5. WALKER DREW LITTLE-SEEN DIRTY VERSIONS OF THE STRIP.

It’s not unusual for artists working on juvenile material to doodle more explicit versions for their own amusement. Even Dr. Seuss was known to dash off adult material. Walker was no exception, though he did take the additional step of seeing his more mature Beetle Bailey sketches published in Sweden. Titled Knasen: Varning for Snusk (Warning for Smut), the collection depicts Beetle and his cast in a series of ribald, leering panels featuring jokes about sex and engaged in salacious, very not-safe-for-work activity. "We'll sometimes get ideas for strips that are dirty," Walker said in 2000. "And sometimes we'll draw them up, for private use. Well, an editor in Sweden once asked me about them, and I said, 'Oh, you can't run them in newspapers.' And he said, 'We can over here.'"

6. THE GENERAL WAS ACCUSED OF BEING SEXIST.

In 1997, General Amos Halftrack, the commanding officer of Camp Swampy, was singled out for being sexist, having made decades’ worth of comments directed at voluptuous secretary Miss Buxley. Walker decided to have Halftrack undergo sensitivity training after a series of headlines about real Army commanders behaving inappropriately. Years earlier, Walker had altered Buxley’s wardrobe to be more conservative after complaints from readers that she was coming to work in attire that was too revealing.

7. BEETLE BATTLED PTSD.

In a rare detour into seriousness, Walker decided to explore the real-world issues of post-traumatic stress disorder (PTSD) and brain trauma suffered by soldiers in the panels of his strip. In one 2013 installment, Beetle is shown having nightmares and trouble sleeping. Walker said he did it to help raise awareness for the lingering effects of war on returning military personnel.

8. LINCOLN HELPED INSPIRE HIS SCULPTURE.

A bronze sculpture of Beetle sits on the campus of the University of Missouri, the school which Walker graduated from in 1948. After being approached by faculty about a sculpture, Walker decided to model it after a statue he had seen of Abraham Lincoln sitting, which had been created by Mount Rushmore sculptor Gutzon Borglum. Tourists could sit beside him for photos. The Beetle sculpture is similar, with the character relaxing at a table. The statue was unveiled in 1992.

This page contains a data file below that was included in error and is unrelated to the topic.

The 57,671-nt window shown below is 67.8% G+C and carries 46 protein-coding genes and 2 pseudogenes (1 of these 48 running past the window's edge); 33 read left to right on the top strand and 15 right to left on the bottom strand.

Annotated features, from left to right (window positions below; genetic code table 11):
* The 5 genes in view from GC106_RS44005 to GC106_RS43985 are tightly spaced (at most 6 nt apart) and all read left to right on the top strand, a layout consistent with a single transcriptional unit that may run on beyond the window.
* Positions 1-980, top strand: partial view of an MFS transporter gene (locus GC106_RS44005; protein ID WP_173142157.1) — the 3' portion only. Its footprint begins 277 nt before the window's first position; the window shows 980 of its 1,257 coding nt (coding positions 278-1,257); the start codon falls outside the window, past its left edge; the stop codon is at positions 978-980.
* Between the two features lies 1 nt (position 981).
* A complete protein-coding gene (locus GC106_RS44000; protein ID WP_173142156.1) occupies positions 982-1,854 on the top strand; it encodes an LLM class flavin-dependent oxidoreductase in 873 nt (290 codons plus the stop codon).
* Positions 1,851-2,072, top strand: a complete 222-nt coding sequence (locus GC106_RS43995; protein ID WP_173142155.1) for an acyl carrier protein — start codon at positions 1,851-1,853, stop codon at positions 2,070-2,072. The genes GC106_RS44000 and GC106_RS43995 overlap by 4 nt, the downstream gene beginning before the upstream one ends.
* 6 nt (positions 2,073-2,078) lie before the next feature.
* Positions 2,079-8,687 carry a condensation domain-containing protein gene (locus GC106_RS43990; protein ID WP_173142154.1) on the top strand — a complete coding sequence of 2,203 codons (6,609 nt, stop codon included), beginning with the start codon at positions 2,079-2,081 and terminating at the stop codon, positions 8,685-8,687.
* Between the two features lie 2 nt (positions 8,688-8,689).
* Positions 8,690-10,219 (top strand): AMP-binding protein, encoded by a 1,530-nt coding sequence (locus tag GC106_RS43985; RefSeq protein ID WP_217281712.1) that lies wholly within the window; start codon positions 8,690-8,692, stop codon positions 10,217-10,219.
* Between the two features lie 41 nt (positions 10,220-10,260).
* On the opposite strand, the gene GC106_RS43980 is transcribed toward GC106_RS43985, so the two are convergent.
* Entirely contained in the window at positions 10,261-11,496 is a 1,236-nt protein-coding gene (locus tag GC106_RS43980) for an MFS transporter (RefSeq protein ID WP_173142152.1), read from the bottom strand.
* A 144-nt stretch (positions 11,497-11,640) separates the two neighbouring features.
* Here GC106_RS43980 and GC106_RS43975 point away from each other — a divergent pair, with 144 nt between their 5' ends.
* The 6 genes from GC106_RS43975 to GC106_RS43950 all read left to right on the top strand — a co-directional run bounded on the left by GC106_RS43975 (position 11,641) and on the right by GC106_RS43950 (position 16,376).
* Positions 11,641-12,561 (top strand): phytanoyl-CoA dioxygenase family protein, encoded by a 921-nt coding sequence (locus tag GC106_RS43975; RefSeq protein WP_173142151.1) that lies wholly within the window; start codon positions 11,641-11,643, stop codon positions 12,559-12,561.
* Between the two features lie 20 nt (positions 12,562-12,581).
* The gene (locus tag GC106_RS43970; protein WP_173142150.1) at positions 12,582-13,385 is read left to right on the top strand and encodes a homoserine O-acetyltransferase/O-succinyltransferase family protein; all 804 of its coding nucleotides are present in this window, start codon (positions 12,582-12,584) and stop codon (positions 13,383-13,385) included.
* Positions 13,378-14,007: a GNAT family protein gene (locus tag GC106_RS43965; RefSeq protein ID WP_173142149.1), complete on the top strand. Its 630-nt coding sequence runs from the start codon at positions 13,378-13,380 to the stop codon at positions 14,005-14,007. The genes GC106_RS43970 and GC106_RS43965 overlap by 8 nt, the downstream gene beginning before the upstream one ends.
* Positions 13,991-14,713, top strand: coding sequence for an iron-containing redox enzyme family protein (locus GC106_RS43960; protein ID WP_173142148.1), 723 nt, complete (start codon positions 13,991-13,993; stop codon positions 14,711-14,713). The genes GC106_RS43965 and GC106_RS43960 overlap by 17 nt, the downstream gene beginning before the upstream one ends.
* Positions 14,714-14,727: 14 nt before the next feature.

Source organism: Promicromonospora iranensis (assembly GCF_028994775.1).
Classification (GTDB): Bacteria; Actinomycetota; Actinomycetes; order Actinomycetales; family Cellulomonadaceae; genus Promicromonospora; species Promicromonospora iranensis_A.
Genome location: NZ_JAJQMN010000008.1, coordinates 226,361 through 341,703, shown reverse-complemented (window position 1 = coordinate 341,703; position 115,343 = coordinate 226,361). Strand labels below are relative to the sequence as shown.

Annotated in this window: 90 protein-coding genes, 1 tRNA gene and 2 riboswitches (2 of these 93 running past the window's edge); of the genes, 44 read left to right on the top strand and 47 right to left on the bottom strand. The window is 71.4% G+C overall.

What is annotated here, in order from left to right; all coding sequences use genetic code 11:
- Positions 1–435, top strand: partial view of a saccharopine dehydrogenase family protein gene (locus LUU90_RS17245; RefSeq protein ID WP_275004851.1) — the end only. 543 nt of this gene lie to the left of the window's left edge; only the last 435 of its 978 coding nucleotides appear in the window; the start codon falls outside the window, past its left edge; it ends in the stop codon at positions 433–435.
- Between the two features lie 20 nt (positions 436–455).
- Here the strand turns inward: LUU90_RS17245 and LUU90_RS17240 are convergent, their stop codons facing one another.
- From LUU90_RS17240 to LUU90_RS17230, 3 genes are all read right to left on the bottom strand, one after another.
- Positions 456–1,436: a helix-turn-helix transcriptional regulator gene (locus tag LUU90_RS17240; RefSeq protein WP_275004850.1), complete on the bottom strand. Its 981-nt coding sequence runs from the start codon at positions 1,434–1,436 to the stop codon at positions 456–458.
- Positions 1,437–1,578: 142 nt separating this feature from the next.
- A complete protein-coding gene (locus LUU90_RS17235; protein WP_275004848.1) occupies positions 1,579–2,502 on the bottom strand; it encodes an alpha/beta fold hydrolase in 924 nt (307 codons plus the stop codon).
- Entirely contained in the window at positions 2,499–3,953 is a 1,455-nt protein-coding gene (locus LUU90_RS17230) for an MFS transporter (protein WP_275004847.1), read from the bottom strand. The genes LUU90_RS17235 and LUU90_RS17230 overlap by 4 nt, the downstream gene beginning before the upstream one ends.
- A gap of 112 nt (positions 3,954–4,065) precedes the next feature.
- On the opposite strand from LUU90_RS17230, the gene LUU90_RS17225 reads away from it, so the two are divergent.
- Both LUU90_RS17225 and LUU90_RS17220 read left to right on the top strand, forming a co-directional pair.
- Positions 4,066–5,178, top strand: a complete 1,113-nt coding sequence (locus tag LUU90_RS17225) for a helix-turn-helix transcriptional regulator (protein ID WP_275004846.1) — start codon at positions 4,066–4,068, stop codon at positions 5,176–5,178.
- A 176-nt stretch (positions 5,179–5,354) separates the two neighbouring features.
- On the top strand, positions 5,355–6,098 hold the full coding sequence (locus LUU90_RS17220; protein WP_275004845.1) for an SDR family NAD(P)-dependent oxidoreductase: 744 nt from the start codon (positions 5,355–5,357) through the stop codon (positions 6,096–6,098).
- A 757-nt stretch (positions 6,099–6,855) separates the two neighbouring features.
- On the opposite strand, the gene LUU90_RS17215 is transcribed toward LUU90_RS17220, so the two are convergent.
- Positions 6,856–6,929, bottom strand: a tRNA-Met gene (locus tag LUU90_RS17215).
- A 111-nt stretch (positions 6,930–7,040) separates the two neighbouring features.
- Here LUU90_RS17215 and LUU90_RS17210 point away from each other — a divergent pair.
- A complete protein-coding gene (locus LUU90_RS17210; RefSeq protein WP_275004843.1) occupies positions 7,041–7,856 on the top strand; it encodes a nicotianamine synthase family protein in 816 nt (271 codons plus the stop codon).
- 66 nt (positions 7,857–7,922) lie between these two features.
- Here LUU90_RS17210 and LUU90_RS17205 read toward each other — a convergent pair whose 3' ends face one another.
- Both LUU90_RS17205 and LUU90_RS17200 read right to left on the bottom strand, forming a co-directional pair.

9. HE ANGERED SUPPORTERS OF BILL CLINTON.

In 1997, Walker made a contemporary reference in a strip that was otherwise frozen in time. A character remarked that the draft should be made retroactive so then-president Bill Clinton would be sent to Vietnam. (In 1992, Clinton was criticized for enrolling in the Reserve Officer Training Corps to allegedly avoid being drafted.) Walker said he got hundreds of angry letters for the joke.

10. THE STRIP WAS RECOGNIZED BY THE PENTAGON.

After 50 years of “service,” Beetle Bailey finally got a little acknowledgment from his higher-ups. The (real) Pentagon invited Walker and three of his costumed characters to a ceremony in May 2000 that honored the cartoonist for his work in supporting the military. Walker was presented with the Secretary of the Army’s Decoration for Distinguished Civilian Service, the Army’s highest civilian honor. "I think finally the brass has learned how to laugh at themselves a little bit," Walker said. "They're not kicking me out of Stars and Stripes anymore like they did a couple of times."